Wednesday, 19 April 2017

Wednesday Walkabout - Driftwood, East Sussex




Geoff Stonebanks' garden is definitely one for the "Wishlist" this summer - Driftwood is a tiny plot in Seaford, East Sussex, filled with innovative ideas and perfect planting. It opens from 1 June for groups, by arrangement and on designated days for charity (see website link above for details). Keep your eyes open and don't miss the finer details of this extraordinary garden. Every penny raised from openings goes to charity and Geoff has already collected more than £76,000.  You certainly won't be disappointed when you visit and you know your donation is going to a good cause. Happy visiting!

Wednesday, 12 April 2017

Wednesday Walkabout - Spring gems in Sussex and Kent - Great Dixter, Gravetye Manor, Michelham Priory and The Walled Nursery

Great Dixter in East Sussex is always worth a visit - it's a jewel garden filled with colour throughout the season
Spring is sprung and gardens around the garden are awash with colour. There's always an incredible display of tulips at Great Dixter at this time of year - which marks just the beginning of another season of extraordinary eye candy at this wonderful garden, where head gardener, Fergus Garrett reigns supreme to ensure that every visitor leaves ecstatic! He worked alongside garden guru and owner, Christo Lloyd for many years and carries on the tradition of vibrant planting established by his mentor. 
William Robinson lived at Gravetye Manor and created the original gardens - Tom Coward has brought them back to life during his successful seven-year stewardship here
And not too far away, there's another amazing Sussex garden, under the stewardship of Tom Coward, who worked alongside Fergus at Great Dixter, before moving seven years ago to another legendary garden - Gravetye Manor - one-time home of William Robinson. Tom has done a remarkable job of restoring and rejuvenating the landscape here and it's a must-see garden - a great place to have afternoon tea and then take a wander round.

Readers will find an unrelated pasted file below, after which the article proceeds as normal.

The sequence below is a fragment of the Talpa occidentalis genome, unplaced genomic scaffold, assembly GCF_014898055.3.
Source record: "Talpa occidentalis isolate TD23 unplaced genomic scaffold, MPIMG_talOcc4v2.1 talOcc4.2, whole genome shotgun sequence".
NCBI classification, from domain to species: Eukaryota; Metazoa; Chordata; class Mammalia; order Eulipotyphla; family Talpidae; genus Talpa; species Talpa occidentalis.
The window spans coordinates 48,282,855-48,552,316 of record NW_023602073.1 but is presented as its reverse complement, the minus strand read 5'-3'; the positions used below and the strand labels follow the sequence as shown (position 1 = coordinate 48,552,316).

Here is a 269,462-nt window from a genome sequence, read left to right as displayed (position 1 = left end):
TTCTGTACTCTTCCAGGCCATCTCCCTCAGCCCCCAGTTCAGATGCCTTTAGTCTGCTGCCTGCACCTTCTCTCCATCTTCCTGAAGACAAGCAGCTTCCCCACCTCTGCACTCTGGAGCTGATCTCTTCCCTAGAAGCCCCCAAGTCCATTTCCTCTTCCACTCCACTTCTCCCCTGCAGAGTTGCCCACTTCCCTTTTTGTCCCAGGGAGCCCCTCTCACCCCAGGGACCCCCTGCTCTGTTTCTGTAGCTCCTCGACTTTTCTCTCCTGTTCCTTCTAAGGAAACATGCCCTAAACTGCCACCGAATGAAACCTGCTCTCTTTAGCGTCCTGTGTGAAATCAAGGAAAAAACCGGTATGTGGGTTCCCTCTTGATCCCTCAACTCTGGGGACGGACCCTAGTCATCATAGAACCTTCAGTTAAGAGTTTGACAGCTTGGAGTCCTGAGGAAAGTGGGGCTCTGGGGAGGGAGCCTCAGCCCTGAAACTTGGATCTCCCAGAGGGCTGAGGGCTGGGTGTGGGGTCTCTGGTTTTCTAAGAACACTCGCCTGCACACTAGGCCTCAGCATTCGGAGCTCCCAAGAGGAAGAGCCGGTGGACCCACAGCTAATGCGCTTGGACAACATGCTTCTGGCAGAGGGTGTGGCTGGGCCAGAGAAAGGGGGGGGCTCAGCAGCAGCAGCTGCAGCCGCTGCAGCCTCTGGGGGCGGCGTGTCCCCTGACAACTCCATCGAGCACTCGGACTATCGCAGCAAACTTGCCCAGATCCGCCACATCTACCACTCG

Geoff Stonebanks' garden is an utterly delightful micro garden overlooking the sea in East Sussex
Another Sussex gem that opens regularly for charity, thanks to the extraordinary energy and effort of owner, Geoff Stonebanks, is Driftwood in Seaford, but check opening dates below. This is a magical micro garden overlooking the sea, filled with interesting plants and quirky, interesting ideas - rest assured, you'll never catch them all in a single visit. Check out Geoff's webpage here to see when the garden's open. You won't be disappointed.
Michelham Priory is in the heart of the East Sussex countryside near Hailsham and well worth a visit
Michelham Priory, near Hailsham is flourishing under head gardener, James Neal's care and is alive this week with tulips. A really good choice for children over the Easter holidays as there is a number hunt to keep them occupied and masses of space to run around in, while the grown ups can enjoy the bucolic setting of the priory and its grounds.
The Walled Nursery at Hawkhurst, Kent has a wonderful cafe if you're out plant hunting
And if you're putting your best foot forward on the hunt for plants and want to follow an interesting restoration project that's underway, head for The Walled Nursery near Hawkhurst in Kent, close enough to combine with Great Dixter or Sissinghurst. There's delicious food at The Winery Cafe on site and some interesting plants.

Wednesday, 5 April 2017

Wednesday Walkabout - Wakehurst Place

Well worth a walkabout, especially in springtime - Wakehurst Place in Sussex - where you'll find ideas for your own garden: trees and plants to marvel at; the Millennium Seedbank (worth a visit on a rainy day); and wonderful walks throughout the year. This is Kew in the countryside at its best!
Get there as soon as possible to see all the magnificent magnolias in flower, rhododendrons and a lot more besides. The shots below are just a snapshot of what's in flower now.

Open daily from 10.00 -18.00 (Last entry 17.00). The Millennium Seedbank is a working scientific hub that aims to conserve 25% of the world's plant species by 2020. Admission is £12.50 for adults, free to National Trust members.

Sunday, 2 April 2017

Silent Sunday - Postcard from Mallorca






In search of wildflowers in Mallorca, but just a little distracted by all the colours here! 

Saturday, 25 March 2017

Magnificent magnolias for Mother's Day

High Beeches Gardens in West Sussex is a remarkable woodland garden
We're all getting ready for Mother's Day - buying flowers, arranging lunch or an outing, but why not take your mother somewhere really special this Sunday? Choose a garden, walk around and admire the magnificent magnolias in bloom - they are really special flowers that will leave a lasting impression! And there are some fantastic gardens in the South-East of England that are easily accessible.
High Beeches Gardens, south of London, have some of the best magnolias on display anywhere and offer the chance to take a woodland walk that takes in fantastic rhododendrons, swaying daffodils and views that will leave you astonished. Open from 13.00 this Sunday, specially for Mother's Day and it's well worth a visit.